Lucky #13

   Before I jump into dreamland today, I want to let you know that I have erred. As a non-Catholic, non-Lent recognizer for most of my life, I'm not as familiar with the ins-and-outs of these things as I could be. I didn't realize that for true Lenten practice, you're supposed to skip Sundays. I researched it and learned that church leaders felt it was unfair to ask people to sacrifice or fast on Sunday, the designated day of rest, and so they finagled it all around to equal 40 days by adding Wednesday - Saturday after Fat Tuesday and skipping all the Sundays until Easter. 
[pause to catch breath]
   So, if this were a truly religious practice of Lent, I would be worried. However, since this is more of a Lent-inspired celebration of "giving up," I think we're going to be okay. I still haven't decided if I will stick to my original 40 days and end the week before Easter, or add something different in that last week, or just go ahead and have 46 Days of Dreams. So many possibilities.
   In any case, I am definitely more educated now and that's always a wonderful thing!

Now, onto the dreaming.
   I did a research project in a Historical Methods class about "The Dreaming" in the aboriginal tribes in Australia and New Zealand. "The Dreaming" is basically the aboriginal version of creation. It contains many of the elements of other traditional creation stories, with ancestral beings traveling the earth creating landscapes and creatures. Unlike those traditional stories, "The Dreaming" is not considered ancient history; it is still going. The Australian Government website explains what makes "The Dreaming" tradition so unique.
Once the ancestor spirits had created the world, they changed into trees, the stars, rocks, watering holes or other objects. These are the sacred places of Aboriginal culture and have special properties. Because the ancestors did not disappear at the end of the Dreaming, but remain in these sacred sites, the Dreaming is never-ending, linking the past and the present, the people and the land.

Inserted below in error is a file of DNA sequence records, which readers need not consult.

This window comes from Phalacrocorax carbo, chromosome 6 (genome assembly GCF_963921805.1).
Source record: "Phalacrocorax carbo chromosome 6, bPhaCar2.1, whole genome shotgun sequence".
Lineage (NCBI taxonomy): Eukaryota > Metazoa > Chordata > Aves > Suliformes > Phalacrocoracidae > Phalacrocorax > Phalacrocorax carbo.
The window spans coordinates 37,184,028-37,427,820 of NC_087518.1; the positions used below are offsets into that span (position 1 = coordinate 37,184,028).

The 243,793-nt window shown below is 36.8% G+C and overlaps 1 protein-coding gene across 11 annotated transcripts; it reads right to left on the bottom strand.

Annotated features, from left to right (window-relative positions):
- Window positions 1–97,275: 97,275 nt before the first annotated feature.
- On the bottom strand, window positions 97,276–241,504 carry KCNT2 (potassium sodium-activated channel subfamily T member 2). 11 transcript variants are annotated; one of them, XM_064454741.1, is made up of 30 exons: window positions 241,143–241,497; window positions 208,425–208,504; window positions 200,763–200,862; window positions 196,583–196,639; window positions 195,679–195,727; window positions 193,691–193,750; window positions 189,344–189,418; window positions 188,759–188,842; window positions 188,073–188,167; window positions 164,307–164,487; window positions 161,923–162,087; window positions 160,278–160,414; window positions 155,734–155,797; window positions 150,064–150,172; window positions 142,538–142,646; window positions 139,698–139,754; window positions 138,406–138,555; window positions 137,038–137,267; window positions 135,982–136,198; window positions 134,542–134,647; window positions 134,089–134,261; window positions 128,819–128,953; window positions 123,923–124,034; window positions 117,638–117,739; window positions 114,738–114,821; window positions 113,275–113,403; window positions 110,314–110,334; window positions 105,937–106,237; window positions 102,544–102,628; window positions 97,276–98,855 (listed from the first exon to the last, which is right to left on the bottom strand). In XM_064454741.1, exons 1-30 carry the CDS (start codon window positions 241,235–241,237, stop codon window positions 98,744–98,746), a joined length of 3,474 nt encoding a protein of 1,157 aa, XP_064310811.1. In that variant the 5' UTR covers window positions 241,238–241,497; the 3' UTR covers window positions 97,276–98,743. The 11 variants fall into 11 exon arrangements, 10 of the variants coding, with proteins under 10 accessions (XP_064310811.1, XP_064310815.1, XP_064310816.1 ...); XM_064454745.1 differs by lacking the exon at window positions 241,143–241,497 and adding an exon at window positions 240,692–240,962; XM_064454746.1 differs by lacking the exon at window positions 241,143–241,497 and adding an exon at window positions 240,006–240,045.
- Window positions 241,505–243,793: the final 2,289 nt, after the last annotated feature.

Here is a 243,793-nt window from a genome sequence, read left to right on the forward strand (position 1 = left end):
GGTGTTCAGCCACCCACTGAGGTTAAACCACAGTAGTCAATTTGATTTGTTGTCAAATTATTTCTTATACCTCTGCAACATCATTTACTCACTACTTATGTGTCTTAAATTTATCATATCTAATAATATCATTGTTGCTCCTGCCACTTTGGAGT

Through song, dance, painting and storytelling which express The Dreaming stories, Aborigines have maintained a link with the Dreaming from ancient times to today... and have the longest continuous cultural hisotry of any group of people on earth, estimated between 50,000 and 65,000 years.
While the whole thing is fascinating, I found myself struck by the art.

Isn't it gorgeous? Please do more exploring of your own. 
It's all fantastic and the stories are incredible too. 

   How does this relate to my current dream-scheme, you ask? It means, my plucky picquettes, a trip to Australia in my future. Someday, I want to hear and see the Dreamtime tradition for myself. I want to become a part of the "longest continual cultural history" on Earth. I want to be a part of The Dreaming.
I know it is more traditional to "give up" something during Lent. I guess you could say I'll be "giving up" reality for just a little bit. The next 40 days (and posts) are dedicated to dreams. So we're giving up limitations, fear, uncertainty.... and allowing ourselves to dream no matter how wild or crazy or out-of-this-world that dream might be! 

40 Days of Dreams 

Sarah :: Plucky in Love

Sarah, aka "Plucky", blogs on the reg, unless she's on vacation or there's a Pretty Little Liars marathon or she's mulling over the implications of the phrase "on fleek." She can't live without iced coffee, a portable phone charger, or equal pay. Say hello!

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